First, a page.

Supervising Animator at DreamWorks Animation.
What are some of the crazier jobs you had before getting into animation?
Sprinkler trench digger, Nordstrom Café busboy, parking garage number painter.
What are some of your favorite projects you’re proud to have been a part of?
Kung Fu Panda and Panda 2, Turbo, Animatrix: Final Flight of the Osiris.
I grew up in the Santa Cruz mountains in Los Gatos, CA. I always loved animation- the idea that these draftsmen and women could move drawings to create life was completely mystifying to me. Looking at rough Disney pencil tests put me over the moon. And in the medium of film, you could create worlds, anything you could imagine you could share with people and make them feel something. When I was young my Dad set me up with a Super8 camera and a bunch of clay and I went to town, making oodles of pointless, out of focus, poorly lit stop motion movies. Then I upgraded video where I did the same, and finally went into computer graphics around the time chrome spheres and checkerboard planes were all the rage. My first real job was as a storyboard artist at Pacific Data Images, then I got into games, where I learned 3D working in Alias/Wavefront, then into TV and finally movies.
There are no typical days. Every day in animation is something exciting and different. I’m 100% positive I work with the most artistically/technically gifted people in the world and it’s a joy getting up to go work with, and learn from, these people. A fabulously eclectic mix of talent from all over the world, all of whom do amazing things on a daily basis.
Working at DreamWorks is exactly as the name suggests, a dream place to work. I can’t decide if the best part is the place, the people I work with, or the work itself. We have silly meetings about how to make things funnier or more heartfelt or thrilling. We’re required to watch lots of cartoons. Our daily tasks, down to the most minute ones, are all driven by new ways to excite audiences and keep kids and parents entertained. The free food is pretty awesome too.
When I’m unhappy with my work in a particular shot, and it leaves my hands, it’s forever engraved into the annals of time. I go and watch the movie and that shot plays and it’s like an air horn goes off: “Attention movie goers! Feast your eyes on this turd!” Your mistakes are distributed worldwide.
We work mostly with the studio’s proprietary animation tools, including EMO, Premo, and occasionally Maya. Hardware-wise our setups typically include dual monitors, very fast multi-core Linux workstations and Cintiqs. Speed of computing is probably the most notable change in the technology, and refinement in our toolset. Multi-threaded Premo allows us now to manipulate high-resolution, textured, lit characters in real-time, where only a year ago we had none of this. Obviously the devices through which we enjoy movies have changed drastically in past years, which is inspiring a sort of revolution in how content will be consumed.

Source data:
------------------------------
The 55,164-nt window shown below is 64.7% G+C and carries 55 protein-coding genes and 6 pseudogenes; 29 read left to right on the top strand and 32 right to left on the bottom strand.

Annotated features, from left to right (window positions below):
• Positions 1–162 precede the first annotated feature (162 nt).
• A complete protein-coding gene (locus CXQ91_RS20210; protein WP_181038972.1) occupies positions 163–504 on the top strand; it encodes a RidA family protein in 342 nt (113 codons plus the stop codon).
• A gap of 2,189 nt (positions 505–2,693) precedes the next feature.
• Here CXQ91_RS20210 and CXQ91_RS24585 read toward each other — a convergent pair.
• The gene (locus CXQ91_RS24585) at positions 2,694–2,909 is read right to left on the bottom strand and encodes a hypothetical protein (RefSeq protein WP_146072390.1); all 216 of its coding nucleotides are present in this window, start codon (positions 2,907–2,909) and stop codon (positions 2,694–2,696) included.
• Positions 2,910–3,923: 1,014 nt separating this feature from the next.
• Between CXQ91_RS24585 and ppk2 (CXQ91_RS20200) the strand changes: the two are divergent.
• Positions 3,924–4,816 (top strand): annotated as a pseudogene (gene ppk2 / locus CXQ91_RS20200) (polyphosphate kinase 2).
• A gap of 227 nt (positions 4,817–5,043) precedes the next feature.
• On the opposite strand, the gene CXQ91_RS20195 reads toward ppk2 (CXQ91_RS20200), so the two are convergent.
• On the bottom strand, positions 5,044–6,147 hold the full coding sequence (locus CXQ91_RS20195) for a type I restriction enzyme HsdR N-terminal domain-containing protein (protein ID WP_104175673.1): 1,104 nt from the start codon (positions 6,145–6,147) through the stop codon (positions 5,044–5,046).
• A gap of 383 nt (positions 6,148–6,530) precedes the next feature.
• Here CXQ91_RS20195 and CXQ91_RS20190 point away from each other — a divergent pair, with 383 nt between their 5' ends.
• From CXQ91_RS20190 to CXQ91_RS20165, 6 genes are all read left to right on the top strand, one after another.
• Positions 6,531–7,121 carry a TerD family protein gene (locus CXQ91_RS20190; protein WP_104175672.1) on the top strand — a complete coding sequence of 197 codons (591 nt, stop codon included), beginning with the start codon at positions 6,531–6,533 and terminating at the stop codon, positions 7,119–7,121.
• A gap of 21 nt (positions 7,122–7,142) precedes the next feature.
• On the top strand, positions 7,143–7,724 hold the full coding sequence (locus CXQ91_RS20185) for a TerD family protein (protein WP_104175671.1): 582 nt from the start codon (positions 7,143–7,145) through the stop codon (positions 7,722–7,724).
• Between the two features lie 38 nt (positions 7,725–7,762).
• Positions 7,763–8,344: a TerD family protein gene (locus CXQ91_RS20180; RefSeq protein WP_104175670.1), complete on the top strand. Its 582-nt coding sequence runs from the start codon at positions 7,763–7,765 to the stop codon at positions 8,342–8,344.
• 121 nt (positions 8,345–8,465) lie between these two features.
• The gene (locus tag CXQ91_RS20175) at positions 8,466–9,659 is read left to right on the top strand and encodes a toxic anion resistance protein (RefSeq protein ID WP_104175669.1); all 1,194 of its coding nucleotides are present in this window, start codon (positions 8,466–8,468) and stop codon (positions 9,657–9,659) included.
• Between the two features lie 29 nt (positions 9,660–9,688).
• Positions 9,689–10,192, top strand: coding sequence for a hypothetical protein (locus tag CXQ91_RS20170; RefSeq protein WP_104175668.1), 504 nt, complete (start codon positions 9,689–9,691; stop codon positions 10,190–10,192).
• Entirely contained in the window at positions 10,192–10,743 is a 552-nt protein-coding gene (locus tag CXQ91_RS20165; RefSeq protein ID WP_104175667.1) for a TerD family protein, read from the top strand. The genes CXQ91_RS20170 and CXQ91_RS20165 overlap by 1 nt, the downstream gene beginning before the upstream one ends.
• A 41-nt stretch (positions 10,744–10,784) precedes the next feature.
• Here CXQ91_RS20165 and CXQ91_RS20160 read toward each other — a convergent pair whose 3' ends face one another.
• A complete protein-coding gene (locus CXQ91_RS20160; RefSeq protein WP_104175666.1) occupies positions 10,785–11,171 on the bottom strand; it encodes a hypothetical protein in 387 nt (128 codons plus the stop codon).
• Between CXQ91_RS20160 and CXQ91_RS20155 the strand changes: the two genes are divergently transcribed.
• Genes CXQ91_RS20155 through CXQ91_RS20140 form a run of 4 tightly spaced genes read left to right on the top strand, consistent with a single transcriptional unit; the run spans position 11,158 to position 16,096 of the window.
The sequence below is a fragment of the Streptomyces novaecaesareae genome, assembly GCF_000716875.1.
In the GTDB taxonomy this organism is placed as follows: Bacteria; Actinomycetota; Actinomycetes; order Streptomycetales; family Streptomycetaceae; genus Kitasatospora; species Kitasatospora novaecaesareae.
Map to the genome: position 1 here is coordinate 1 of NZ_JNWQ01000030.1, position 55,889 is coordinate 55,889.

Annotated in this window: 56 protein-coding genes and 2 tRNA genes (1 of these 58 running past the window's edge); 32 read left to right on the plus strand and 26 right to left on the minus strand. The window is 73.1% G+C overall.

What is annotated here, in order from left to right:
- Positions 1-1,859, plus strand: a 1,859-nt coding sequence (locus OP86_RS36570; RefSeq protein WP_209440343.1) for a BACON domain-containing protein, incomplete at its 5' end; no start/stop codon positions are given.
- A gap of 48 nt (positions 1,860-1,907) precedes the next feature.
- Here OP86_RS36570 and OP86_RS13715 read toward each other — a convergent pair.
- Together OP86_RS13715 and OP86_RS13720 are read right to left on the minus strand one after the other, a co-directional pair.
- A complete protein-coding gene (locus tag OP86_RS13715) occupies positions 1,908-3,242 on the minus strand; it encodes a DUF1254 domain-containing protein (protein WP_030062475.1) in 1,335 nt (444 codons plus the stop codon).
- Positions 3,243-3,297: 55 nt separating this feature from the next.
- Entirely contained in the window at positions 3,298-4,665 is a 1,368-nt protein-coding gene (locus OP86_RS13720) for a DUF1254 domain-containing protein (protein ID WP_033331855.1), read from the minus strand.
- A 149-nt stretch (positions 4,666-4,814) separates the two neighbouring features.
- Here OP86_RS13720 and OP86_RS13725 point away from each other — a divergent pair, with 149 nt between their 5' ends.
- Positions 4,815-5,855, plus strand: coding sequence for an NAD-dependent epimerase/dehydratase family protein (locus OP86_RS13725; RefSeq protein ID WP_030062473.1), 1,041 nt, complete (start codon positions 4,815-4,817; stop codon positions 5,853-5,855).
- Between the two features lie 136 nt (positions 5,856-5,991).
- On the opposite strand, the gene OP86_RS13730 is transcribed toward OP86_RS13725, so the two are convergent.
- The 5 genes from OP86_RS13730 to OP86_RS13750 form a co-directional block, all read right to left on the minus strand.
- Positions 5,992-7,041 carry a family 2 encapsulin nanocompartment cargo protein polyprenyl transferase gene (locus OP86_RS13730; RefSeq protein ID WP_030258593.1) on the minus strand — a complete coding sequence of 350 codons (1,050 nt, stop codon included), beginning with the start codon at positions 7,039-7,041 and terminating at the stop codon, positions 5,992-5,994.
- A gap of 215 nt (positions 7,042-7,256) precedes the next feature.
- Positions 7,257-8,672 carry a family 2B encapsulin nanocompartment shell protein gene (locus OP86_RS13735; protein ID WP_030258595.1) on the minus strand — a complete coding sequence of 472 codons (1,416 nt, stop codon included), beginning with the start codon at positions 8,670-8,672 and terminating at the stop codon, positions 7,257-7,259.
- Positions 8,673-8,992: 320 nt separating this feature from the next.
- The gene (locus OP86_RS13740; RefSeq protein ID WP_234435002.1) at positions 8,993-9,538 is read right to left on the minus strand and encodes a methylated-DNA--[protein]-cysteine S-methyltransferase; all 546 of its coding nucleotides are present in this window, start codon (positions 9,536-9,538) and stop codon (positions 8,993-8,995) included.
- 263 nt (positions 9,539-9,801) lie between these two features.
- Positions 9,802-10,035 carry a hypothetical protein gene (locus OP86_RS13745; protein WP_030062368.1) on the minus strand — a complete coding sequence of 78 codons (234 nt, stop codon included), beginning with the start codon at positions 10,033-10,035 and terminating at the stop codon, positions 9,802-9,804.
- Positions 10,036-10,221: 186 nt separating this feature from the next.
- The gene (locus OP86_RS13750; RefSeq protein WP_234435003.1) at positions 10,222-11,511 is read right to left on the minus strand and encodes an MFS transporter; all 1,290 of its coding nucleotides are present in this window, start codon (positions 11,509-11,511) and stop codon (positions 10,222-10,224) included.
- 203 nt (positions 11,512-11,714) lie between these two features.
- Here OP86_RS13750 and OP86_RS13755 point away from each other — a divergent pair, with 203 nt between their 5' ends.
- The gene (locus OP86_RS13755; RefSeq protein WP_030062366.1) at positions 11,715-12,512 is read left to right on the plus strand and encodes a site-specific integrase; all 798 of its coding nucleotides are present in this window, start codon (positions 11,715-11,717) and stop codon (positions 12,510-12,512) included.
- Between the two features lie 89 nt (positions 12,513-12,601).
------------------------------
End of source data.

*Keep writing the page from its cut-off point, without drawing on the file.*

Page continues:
I suppose like most jobs there can be real pressure to get things right. Often in a very short period of time. There is a lot of money on the line making these movies and you don’t want to be the guy that drops the ball.
In your travels, have you had any brushes with animation greatness?
I can honestly say I’m surrounded by animation greatness on a daily basis. Famous directors, actors, animators, creators are a staple here. I’ve had the privilege of working with and/or meeting many of my personal idols.
Early in my career when I was first trying to get into the movie business, ILM was the place to be. Like most kids my age I grew up on Star Wars and could imagine nothing better. I managed to get an interview too, and they told me it went well and that they liked my stuff. “We’ll call you.” they said. I pranced all up and down the halls of my current job telling anyone who would listen that I was going to leave this dump to go work at ILM. But call they didn’t, and when I finally got a hold of them, they said, “You’re on the top of a very short list of potential new hires”. “How long will I have to wait? A day? A week? Six weeks?” I asked. “Probably more than six weeks,” she said. Of course, they never called again. Moral of the story is, don’t act like an idiot until you’ve signed on the dotted line. Then you can go ahead and act like an idiot.
I do have a pretty fun side project but hopefully you’ll hear about it later.
A buddy of mine just endorsed me on LinkedIn for new skills: Demolition, Weapons & Tactics, Surgical Instruments, and Baby Showers. I’m officially claiming those. When I’m not distributing onesies, I’m usually playing ice hockey. I also really dig cosmology, because truth is stranger than fiction!
Is there any advice you can give for an aspiring animation student or artist trying to break into the business?
If you know you’re good, persevere. If you get turned down don’t let it crush your spirit. Keep pushing, keep angling. Explore areas outside your comfort zone. Polish your presentation until it’s pristine. If you stick to it, and want it badly enough, eventually you’ll be in the right place at the right time. If you’re not sure if you’re good, and you really want to do this and believe you can, throw yourself into it. Be passionate about getting better. Don’t be content with the current status of your skills. Animation takes years to learn. How badly do you want it? Someone highly motivated can go as far or farther than someone loaded with raw talent.
Sweet interview…dreamworks ‘a dream place to work’…really like that sentence…
I remember Ben in high school. He used to talk about making movies later in his life. While killing some time one day, I decided to google Ben. I was really excited to see that his dream did happen. Though I wasnt close to Ben, I had a feeling he would be successful.